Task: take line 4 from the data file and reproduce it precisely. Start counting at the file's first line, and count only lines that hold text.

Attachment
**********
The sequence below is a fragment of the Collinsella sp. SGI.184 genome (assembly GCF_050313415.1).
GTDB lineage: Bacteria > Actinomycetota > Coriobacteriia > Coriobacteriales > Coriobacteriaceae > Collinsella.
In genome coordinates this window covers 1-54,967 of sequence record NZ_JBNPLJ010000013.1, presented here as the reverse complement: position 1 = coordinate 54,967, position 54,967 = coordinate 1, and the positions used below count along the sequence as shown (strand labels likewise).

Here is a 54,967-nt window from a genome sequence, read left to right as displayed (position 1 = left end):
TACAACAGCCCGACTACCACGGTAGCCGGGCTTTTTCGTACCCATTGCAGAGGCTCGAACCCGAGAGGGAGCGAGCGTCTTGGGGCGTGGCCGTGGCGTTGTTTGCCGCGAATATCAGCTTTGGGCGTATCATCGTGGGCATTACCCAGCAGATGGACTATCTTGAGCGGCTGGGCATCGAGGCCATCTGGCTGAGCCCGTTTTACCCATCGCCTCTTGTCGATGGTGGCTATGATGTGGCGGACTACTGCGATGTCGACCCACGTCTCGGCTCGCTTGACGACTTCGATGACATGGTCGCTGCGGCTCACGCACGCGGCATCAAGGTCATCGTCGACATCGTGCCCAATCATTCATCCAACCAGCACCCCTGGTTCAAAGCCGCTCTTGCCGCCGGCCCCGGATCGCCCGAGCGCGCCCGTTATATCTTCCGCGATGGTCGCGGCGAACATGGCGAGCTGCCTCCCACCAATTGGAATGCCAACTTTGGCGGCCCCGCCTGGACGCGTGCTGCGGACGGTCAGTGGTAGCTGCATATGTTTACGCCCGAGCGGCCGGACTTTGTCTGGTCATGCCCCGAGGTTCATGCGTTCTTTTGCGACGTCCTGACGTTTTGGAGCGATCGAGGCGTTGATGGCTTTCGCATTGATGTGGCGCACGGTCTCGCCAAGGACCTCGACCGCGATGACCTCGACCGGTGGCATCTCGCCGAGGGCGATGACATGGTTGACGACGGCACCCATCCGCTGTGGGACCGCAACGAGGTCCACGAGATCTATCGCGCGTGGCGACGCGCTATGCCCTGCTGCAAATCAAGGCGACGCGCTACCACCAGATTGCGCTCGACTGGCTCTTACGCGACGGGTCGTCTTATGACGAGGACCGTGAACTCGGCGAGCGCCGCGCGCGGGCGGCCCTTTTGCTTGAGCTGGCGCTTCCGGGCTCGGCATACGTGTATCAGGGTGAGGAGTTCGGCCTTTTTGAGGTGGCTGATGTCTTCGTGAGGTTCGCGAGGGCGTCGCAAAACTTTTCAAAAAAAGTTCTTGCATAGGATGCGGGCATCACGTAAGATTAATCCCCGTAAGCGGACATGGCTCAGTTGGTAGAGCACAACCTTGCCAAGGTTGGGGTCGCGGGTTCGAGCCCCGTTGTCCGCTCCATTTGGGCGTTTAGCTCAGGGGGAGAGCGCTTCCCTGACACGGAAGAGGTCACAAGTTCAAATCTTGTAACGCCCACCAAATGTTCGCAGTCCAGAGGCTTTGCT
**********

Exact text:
Here is a 54,967-nt window from a genome sequence, read left to right as displayed (position 1 = left end):